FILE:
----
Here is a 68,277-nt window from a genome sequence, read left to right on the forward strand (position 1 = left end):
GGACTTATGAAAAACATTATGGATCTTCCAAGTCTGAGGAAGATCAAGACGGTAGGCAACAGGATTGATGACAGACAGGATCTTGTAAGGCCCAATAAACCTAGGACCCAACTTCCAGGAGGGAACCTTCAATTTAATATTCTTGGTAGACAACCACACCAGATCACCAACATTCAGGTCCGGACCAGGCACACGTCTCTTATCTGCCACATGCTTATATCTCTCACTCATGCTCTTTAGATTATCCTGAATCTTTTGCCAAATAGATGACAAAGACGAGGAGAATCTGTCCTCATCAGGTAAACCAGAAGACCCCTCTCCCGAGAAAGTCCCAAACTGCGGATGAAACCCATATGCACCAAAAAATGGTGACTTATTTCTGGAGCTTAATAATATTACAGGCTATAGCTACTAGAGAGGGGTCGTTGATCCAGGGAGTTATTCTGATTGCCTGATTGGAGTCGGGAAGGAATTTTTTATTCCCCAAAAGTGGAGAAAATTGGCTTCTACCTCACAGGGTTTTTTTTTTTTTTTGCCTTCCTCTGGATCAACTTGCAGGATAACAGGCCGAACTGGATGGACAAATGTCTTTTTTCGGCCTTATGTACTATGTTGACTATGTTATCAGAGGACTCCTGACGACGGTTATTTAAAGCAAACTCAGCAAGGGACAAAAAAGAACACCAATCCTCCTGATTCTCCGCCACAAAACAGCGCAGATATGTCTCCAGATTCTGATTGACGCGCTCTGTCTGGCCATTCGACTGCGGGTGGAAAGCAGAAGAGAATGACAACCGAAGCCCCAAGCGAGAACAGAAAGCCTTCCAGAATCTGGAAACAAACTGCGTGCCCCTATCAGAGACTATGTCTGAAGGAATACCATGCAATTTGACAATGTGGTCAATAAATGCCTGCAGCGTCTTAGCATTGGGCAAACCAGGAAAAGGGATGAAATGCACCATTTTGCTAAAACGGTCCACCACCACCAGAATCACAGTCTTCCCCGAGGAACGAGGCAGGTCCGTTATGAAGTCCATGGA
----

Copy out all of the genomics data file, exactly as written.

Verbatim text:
Here is a 68,277-nt window from a genome sequence, read left to right on the forward strand (position 1 = left end):
GGACTTATGAAAAACATTATGGATCTTCCAAGTCTGAGGAAGATCAAGACGGTAGGCAACAGGATTGATGACAGACAGGATCTTGTAAGGCCCAATAAACCTAGGACCCAACTTCCAGGAGGGAACCTTCAATTTAATATTCTTGGTAGACAACCACACCAGATCACCAACATTCAGGTCCGGACCAGGCACACGTCTCTTATCTGCCACATGCTTATATCTCTCACTCATGCTCTTTAGATTATCCTGAATCTTTTGCCAAATAGATGACAAAGACGAGGAGAATCTGTCCTCATCAGGTAAACCAGAAGACCCCTCTCCCGAGAAAGTCCCAAACTGCGGATGAAACCCATATGCACCAAAAAATGGTGACTTATTTCTGGAGCTTAATAATATTACAGGCTATAGCTACTAGAGAGGGGTCGTTGATCCAGGGAGTTATTCTGATTGCCTGATTGGAGTCGGGAAGGAATTTTTTATTCCCCAAAAGTGGAGAAAATTGGCTTCTACCTCACAGGGTTTTTTTTTTTTTTTGCCTTCCTCTGGATCAACTTGCAGGATAACAGGCCGAACTGGATGGACAAATGTCTTTTTTCGGCCTTATGTACTATGTTGACTATGTTATCAGAGGACTCCTGACGACGGTTATTTAAAGCAAACTCAGCAAGGGACAAAAAAGAACACCAATCCTCCTGATTCTCCGCCACAAAACAGCGCAGATATGTCTCCAGATTCTGATTGACGCGCTCTGTCTGGCCATTCGACTGCGGGTGGAAAGCAGAAGAGAATGACAACCGAAGCCCCAAGCGAGAACAGAAAGCCTTCCAGAATCTGGAAACAAACTGCGTGCCCCTATCAGAGACTATGTCTGAAGGAATACCATGCAATTTGACAATGTGGTCAATAAATGCCTGCAGCGTCTTAGCATTGGGCAAACCAGGAAAAGGGATGAAATGCACCATTTTGCTAAAACGGTCCACCACCACCAGAATCACAGTCTTCCCCGAGGAACGAGGCAGGTCCGTTATGAAGTCCATGGA